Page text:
Check out the unassuming everyday genius talking about 'discovering' the chords to 'Livin Thing'. very cool.https://youtu.be/O0mYVP4zR5s

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yankeedog puts forth...

Posted November 22, 2015
I have nothing to add, except this:

https://www.youtube.com/watch?v=Yt6o03K_y54

Des ducks in to say...

Posted November 22, 2015
thats what they opened with in '78 at festival hall. green lasers squirting off a mirror ball at the back, into the portentous darkness.

AuntyLou is gonna tell you...

Posted November 22, 2015
Ah the memories! All my friend & I could say, when collected by my parental unit after that concert, was "amazing".

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Spanner reckons...

Posted November 22, 2015
I'm working my way though The Alan Parsons Project, Moody Blues and Fleetwood Mac on the pod of i for my commute. These are all stuff I listened to as a kid that my Dad owned on vinyl.
The 1970s did weird good. Man what sort of drugs were they on...oh yeah right ...1970s all of them.

Paul_Nicholas_Boylan mumbles...

Posted November 23, 2015
It's a blue world, mate.

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GhostSwirv asserts...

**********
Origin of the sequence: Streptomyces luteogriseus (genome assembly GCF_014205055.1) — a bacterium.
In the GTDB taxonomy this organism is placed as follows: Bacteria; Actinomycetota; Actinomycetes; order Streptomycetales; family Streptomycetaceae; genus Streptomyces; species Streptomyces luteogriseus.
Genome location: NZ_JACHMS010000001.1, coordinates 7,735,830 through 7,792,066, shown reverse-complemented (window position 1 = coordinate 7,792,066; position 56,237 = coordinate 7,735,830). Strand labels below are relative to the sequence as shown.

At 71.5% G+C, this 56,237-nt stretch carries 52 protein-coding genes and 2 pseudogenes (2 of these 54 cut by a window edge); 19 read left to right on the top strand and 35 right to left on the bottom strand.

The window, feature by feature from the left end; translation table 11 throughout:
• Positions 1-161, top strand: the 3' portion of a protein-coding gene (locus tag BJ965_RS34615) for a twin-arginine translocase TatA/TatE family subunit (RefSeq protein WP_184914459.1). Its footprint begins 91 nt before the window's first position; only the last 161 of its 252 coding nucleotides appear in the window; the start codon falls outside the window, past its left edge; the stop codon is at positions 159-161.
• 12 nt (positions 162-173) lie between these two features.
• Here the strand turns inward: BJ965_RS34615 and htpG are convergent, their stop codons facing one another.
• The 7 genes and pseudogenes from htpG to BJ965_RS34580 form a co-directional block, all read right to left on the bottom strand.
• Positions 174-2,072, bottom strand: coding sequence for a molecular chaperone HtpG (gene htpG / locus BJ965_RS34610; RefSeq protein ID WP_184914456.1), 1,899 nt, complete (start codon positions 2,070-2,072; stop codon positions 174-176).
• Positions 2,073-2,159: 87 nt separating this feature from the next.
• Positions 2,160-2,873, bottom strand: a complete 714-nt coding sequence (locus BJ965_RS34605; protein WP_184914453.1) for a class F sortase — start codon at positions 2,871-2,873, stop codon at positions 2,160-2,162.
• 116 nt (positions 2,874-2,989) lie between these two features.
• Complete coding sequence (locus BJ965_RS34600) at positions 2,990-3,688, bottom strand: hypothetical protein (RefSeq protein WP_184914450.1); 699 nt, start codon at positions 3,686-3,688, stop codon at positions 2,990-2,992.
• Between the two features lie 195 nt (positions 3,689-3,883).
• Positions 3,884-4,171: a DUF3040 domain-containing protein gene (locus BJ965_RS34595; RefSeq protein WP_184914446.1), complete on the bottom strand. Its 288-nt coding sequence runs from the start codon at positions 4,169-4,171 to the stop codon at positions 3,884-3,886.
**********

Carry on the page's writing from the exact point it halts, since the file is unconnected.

Posted November 22, 2015
Love ELO - the Whale is one of my fave instrumental pieces, it's a featured part of a grand screenplay in the making.

Thanks JB for reminding me of Jeff Lynne, I know most fans remember the beard and sunnies for me it was always the string section, especially the violins.

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Fimomofo swirls their brandy and claims...

Posted November 22, 2015
Remember the b-side of the Xanadu soundtrack? So much GOLD!

John Birmingham swirls their brandy and claims...

Posted November 22, 2015
I may have owned a copy. In various formats.

Dick mumbles...

Posted November 23, 2015
Still do, on vinyl.

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Abe Frellman puts forth...

Posted November 23, 2015
I remember honing my track-skipping skills on albums like this one, Pink Floyd's The Wall and Led Zep's In Through the Out Door. Once you got the hang of applause, live albums, like Supertramp Live in Paris became a doddle. I think Sony's track-skipping technology provided my first lesson in the need to future proof my skills; I remember one Christmas morning feeling an overwhelming sense of redundancy at age 10. I was the track-skipping whisperer no more.
PS I am totes stealing 'Labrador onto a T bone'... 'Fat kid onto a smartie' and 'Seagull onto a hot chip' have had their day around the sausage factory. I might need to tweak it a little, I'm thinking maybe "Labrador onto a Toulouse" might go down ok. (I know garlic and onion are out, but how do dogs go with nutmeg?)

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beeso puts forth...

Posted November 23, 2015